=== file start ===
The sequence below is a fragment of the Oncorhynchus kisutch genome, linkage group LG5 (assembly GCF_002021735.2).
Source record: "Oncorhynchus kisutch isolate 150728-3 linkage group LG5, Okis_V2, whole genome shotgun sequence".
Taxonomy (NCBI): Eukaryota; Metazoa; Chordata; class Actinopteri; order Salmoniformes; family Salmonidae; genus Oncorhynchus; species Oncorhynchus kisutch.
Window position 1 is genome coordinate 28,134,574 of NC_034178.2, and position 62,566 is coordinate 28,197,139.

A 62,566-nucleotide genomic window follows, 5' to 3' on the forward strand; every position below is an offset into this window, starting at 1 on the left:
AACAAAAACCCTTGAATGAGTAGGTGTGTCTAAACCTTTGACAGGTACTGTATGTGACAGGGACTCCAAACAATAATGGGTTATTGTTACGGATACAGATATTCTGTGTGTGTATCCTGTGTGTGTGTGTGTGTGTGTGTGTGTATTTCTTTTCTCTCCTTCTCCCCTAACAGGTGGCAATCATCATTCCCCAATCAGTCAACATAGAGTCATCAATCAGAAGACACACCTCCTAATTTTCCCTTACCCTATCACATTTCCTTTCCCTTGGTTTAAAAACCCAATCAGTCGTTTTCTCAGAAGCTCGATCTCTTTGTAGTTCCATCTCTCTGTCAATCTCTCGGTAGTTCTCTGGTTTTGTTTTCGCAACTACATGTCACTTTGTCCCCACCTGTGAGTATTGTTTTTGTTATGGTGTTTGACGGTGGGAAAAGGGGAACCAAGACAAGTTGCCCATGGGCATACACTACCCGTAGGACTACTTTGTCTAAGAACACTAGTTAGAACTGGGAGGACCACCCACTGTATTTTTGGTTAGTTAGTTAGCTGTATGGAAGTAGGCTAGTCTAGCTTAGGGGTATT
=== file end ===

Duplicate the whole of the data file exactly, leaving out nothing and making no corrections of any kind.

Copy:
The sequence below is a fragment of the Oncorhynchus kisutch genome, linkage group LG5 (assembly GCF_002021735.2).
Source record: "Oncorhynchus kisutch isolate 150728-3 linkage group LG5, Okis_V2, whole genome shotgun sequence".
Taxonomy (NCBI): Eukaryota; Metazoa; Chordata; class Actinopteri; order Salmoniformes; family Salmonidae; genus Oncorhynchus; species Oncorhynchus kisutch.
Window position 1 is genome coordinate 28,134,574 of NC_034178.2, and position 62,566 is coordinate 28,197,139.

A 62,566-nucleotide genomic window follows, 5' to 3' on the forward strand; every position below is an offset into this window, starting at 1 on the left:
AACAAAAACCCTTGAATGAGTAGGTGTGTCTAAACCTTTGACAGGTACTGTATGTGACAGGGACTCCAAACAATAATGGGTTATTGTTACGGATACAGATATTCTGTGTGTGTATCCTGTGTGTGTGTGTGTGTGTGTGTGTGTATTTCTTTTCTCTCCTTCTCCCCTAACAGGTGGCAATCATCATTCCCCAATCAGTCAACATAGAGTCATCAATCAGAAGACACACCTCCTAATTTTCCCTTACCCTATCACATTTCCTTTCCCTTGGTTTAAAAACCCAATCAGTCGTTTTCTCAGAAGCTCGATCTCTTTGTAGTTCCATCTCTCTGTCAATCTCTCGGTAGTTCTCTGGTTTTGTTTTCGCAACTACATGTCACTTTGTCCCCACCTGTGAGTATTGTTTTTGTTATGGTGTTTGACGGTGGGAAAAGGGGAACCAAGACAAGTTGCCCATGGGCATACACTACCCGTAGGACTACTTTGTCTAAGAACACTAGTTAGAACTGGGAGGACCACCCACTGTATTTTTGGTTAGTTAGTTAGCTGTATGGAAGTAGGCTAGTCTAGCTTAGGGGTATT